She was wheeled to the front in her wheelchair this morning, violin in hand. She had been brought across the parking lot from the nursing home to attend church and was scheduled to play special music. While she tuned up with the piano, the Sabbath School superintendent exampled that this sister had been unable to use her right hand not very long ago and that she was going to play this morning.
The piano played an introduction and she began. . . halting, shaking, stumbling. It seemed she knew how to play and was frustrated at her inability. Yet after the first few notes, I began to see a beauty in this special music that was greater than many well trained and talented able bodied musicians I have heard perform.
The notes shook from the strings as they sang feebly. . ."Amazing Grace, how sweet the sound that saved a wretch like me. . ." In that instant I realized the message of the song. Amazing grace, not given to the strong but to the weak, not to the deserving, but to the undeserving. Not given to those who excel, but to those who by sin have been crippled, broken, and disabled, those who will never measure up. The notes of need arise from just such as these and are mingled with the perfect righteousness of Christ. The sweetness of the sound is not the sweetness of the nice little Christian who has got this thing figured out; it is the sweetness of the voice of the Son as He pleads, "My blood Father," It is the sweetness of the voice of the Father as He declares the sinner justified. The beauty of this sound over the with the trembling broken strains of our clumsy fingers on the strings of our lives, covering, changing, strengthening, perfecting. . .How sweet the sound!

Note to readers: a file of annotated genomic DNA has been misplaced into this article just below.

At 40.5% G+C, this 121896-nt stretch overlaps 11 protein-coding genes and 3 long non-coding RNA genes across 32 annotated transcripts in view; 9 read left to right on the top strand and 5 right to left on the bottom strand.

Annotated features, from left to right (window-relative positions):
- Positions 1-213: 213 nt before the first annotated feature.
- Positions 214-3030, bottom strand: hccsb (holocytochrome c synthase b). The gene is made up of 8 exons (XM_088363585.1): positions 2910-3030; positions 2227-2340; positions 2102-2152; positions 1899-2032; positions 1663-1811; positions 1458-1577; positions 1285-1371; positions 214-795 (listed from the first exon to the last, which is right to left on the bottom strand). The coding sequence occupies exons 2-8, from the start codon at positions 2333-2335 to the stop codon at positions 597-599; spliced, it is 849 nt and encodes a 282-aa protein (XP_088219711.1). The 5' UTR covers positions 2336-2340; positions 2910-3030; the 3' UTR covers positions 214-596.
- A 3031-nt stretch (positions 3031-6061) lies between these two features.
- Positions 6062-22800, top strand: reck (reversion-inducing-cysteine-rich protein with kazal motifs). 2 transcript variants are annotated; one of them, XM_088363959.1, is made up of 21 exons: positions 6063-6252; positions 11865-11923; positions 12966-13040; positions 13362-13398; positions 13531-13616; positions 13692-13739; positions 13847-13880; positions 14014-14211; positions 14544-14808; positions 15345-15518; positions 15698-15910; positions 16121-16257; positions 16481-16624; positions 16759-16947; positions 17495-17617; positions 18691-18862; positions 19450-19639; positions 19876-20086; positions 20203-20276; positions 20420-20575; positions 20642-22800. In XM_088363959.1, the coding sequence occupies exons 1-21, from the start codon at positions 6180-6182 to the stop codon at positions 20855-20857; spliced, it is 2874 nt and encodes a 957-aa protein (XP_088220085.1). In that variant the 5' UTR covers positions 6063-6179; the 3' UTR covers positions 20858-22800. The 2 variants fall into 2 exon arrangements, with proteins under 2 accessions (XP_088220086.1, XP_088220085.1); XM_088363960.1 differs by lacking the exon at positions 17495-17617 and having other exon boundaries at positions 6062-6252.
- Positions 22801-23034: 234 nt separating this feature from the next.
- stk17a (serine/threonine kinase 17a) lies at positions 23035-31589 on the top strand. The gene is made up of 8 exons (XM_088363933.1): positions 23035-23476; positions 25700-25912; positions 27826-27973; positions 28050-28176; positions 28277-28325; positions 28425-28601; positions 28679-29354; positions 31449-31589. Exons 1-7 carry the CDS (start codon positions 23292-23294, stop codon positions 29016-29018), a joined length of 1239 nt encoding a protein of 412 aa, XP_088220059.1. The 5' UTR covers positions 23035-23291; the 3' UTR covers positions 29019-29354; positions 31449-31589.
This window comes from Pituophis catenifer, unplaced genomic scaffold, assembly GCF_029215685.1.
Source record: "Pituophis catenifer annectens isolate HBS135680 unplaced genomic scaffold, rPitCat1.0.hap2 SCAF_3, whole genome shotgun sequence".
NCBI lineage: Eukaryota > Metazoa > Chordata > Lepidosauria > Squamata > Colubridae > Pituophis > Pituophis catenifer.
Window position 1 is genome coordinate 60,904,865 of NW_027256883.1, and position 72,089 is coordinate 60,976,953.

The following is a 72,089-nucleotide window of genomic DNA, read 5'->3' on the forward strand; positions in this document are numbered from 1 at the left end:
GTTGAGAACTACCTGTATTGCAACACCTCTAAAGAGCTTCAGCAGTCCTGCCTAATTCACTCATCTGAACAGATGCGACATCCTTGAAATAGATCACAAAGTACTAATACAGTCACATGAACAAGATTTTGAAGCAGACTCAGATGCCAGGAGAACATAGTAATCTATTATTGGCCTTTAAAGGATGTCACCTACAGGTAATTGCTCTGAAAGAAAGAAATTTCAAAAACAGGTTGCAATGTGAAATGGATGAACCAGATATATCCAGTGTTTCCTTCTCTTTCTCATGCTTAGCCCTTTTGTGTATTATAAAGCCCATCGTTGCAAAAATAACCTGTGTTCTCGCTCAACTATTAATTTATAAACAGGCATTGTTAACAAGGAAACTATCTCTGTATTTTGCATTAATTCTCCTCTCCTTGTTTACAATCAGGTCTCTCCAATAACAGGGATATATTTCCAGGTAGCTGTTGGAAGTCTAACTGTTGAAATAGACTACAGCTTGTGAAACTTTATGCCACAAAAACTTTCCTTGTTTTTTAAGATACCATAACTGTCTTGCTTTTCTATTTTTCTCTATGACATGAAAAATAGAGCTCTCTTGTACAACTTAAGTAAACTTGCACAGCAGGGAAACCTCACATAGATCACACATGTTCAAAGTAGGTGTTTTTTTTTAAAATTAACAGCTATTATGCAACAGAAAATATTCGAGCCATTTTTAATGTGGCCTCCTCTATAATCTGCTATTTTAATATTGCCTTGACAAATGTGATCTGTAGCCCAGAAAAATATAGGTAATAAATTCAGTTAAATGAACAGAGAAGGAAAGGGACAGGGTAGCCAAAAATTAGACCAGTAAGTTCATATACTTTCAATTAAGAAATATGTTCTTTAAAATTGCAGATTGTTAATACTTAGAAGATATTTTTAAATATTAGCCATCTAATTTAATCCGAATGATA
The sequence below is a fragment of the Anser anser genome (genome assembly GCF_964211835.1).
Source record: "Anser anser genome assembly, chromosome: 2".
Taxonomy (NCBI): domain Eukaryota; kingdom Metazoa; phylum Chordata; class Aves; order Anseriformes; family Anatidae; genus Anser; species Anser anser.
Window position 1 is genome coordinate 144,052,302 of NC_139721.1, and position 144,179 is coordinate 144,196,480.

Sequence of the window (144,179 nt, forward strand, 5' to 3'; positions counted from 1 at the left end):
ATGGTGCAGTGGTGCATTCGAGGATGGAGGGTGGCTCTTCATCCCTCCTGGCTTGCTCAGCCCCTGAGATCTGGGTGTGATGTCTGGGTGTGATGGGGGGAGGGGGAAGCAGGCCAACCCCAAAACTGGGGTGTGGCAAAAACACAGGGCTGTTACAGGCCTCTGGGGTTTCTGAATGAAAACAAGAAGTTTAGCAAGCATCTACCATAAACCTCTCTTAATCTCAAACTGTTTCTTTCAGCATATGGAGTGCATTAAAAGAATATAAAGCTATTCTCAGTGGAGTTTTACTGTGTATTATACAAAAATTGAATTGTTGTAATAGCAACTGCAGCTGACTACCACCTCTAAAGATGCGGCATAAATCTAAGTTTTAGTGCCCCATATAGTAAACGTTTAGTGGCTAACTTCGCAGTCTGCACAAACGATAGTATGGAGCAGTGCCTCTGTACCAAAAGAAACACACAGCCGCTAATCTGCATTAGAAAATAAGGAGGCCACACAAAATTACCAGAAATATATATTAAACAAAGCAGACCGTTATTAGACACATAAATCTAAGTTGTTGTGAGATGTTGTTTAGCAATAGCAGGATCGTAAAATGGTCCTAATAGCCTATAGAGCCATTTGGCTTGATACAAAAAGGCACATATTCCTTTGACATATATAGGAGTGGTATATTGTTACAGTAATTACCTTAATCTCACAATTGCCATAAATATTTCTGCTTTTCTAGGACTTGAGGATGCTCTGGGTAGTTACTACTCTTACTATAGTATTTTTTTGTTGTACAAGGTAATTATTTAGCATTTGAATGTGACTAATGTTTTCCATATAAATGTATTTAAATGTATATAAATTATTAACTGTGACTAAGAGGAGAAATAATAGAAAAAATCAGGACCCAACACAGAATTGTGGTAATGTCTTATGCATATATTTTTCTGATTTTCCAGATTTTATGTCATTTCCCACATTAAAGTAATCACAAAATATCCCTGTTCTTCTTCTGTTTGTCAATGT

To use the weak things to confound the mighty. . .Beauty for ashes. . .excellence out of disability. . . Amazing Grace.